In the spirit of All Hallows’ Eve, we sought out some of the scariest treats our fine environs have to offer. Our quest was anything but systematic — we went by rumor, legend, and masochistic curiosity. We risked heartburn, heart attack, and hangover to concoct a list of treats worthy of the name: Heavy Table’s Terrifically Terrifying Three.
Bludgeon of Beef at Manny’s Steakhouse
We’ve seen it on the menu, but never dared to order the gigantic steak. It’s named after a weapon, for Heaven’s sake! At about four inches thick and 50 ounces (more than three pounds), The Bludgeon ($86) is Flintstones big. Its long, thick bone could double as a nightstick or something to stir your cauldron with. And presented on Manny’s steak cart (think cheese cart, but with cuts of beef), the beautifully marbled tomahawk rib eye dares you: Feast on the beast.
The Bludgeon is not just terrifyingly large; it’s scary tasty. Aged for about a month and cooked to a glorious medium rare, the meat is tender and juicy on the inside and exquisitely charred on the outside. Although we were absurdly full after eating just about a third of the steak, we didn’t stop. We couldn’t stop. It was too damn good. That’s the real danger of The Bludgeon. You probably won’t hurt yourself or others with the battle-ready bone, but you’ll want to eat all the meat… again and again, heart (and wallet) be damned.
Red Revolution Fish at Little Szechuan (West End)
Little Szechuan‘s Red Revolution Fish ($15) is radical. According to its four-pepper designation (out of a possible four) and our server’s assurances, this is the spiciest item on the restaurant’s menu — which is saying something because heat is a central characteristic of Szechuan cuisine. With its deep, blood red hue, the mass of chili peppers floating on a layer of chili oil, and the bobbing barrier of peppercorns that promises a disorienting tingle for the uninitiated, everything about this dish screams, “STOP!” But you shouldn’t.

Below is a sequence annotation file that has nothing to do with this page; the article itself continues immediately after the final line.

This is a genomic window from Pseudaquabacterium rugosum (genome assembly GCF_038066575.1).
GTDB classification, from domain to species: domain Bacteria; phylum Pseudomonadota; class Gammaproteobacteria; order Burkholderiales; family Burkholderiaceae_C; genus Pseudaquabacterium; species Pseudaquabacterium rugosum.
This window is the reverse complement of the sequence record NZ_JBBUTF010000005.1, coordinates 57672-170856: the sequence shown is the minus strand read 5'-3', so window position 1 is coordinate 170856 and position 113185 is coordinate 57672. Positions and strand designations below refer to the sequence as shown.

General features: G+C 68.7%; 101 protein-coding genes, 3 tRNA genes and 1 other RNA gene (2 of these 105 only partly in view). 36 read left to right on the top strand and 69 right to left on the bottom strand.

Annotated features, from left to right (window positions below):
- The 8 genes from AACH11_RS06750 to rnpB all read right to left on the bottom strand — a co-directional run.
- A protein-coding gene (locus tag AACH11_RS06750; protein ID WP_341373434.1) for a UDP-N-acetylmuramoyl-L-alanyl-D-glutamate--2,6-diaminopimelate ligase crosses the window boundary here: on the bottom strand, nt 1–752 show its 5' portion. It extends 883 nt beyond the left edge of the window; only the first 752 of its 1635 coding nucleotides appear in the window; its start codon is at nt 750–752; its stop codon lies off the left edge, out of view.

The bark is worse than the bite here, since you fish the tender pieces of flounder out of the broth and eat them over rice. The broth penetrates the fish, making it spicy, but not inedible, and the numbing effect of the peppercorns makes the heat less intense. To get the full effect of the concoction, though, we sipped on a small bowl of broth. The delicious firewater made our heads sweat, noses run, and stomachs burn. Both trick and treat, Red Revolution is an ideal Halloween dish.
Wonderous Punch at Red Dragon
When we arrived at the Red Dragon around 4:30pm on a Friday, we expected to enter a dank dungeon of disrepute (we know people who know these things). Besides an off-putting smell of parties past, however, the bar was decently lit, the servers were friendly, and the booths were comfortable. We ordered the Wonderous Punch ($12.50), chicken fried rice, and bacon-wrapped chicken livers (FYI, the rice was solid but the livers were dreadful).
The color of sunset, the Punch looked downright festive — hardly the challenge we’d been warned about. But those good looks hid a dark side: four shots of rum (Bacardi White, Bacardi Gold, Bacardi 151, and Myers) with a token amount of mixer (orange /pineapple juice, sour mix, and grenadine). The drink was sweet without being cloying, but we did notice the slow burn of rail liquor. The danger sets in around halfway through, when the booze bomb begins to taste just like cheap punch… but you don’t care. Without the tolerance of a world-class swiller, this punch drink will get you punch drunk. Which is, of course, the point.
It’s dangerously deceptive: “Hey man, it’s just fruit punch!” So you go for a second or even a third, and the next thing you know, you’ve got a face tattoo and a poker debt… or at least a hangover. Oh-so-seductive, Red Dragon’s Wonderous Punch just might be the most terrifying of the terrifying.
–James Norton contributed to this report by drinking the Wonderous Punch